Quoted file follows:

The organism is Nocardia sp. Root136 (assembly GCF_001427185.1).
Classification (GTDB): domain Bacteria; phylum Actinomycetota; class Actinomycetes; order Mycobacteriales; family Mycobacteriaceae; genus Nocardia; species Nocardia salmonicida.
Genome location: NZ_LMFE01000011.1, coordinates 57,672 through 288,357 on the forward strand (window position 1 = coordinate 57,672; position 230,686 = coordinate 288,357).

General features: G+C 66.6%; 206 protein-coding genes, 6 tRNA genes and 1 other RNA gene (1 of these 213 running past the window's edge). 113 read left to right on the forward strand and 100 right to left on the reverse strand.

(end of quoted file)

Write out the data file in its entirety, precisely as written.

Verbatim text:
The organism is Nocardia sp. Root136 (assembly GCF_001427185.1).
Classification (GTDB): domain Bacteria; phylum Actinomycetota; class Actinomycetes; order Mycobacteriales; family Mycobacteriaceae; genus Nocardia; species Nocardia salmonicida.
Genome location: NZ_LMFE01000011.1, coordinates 57,672 through 288,357 on the forward strand (window position 1 = coordinate 57,672; position 230,686 = coordinate 288,357).

General features: G+C 66.6%; 206 protein-coding genes, 6 tRNA genes and 1 other RNA gene (1 of these 213 running past the window's edge). 113 read left to right on the forward strand and 100 right to left on the reverse strand.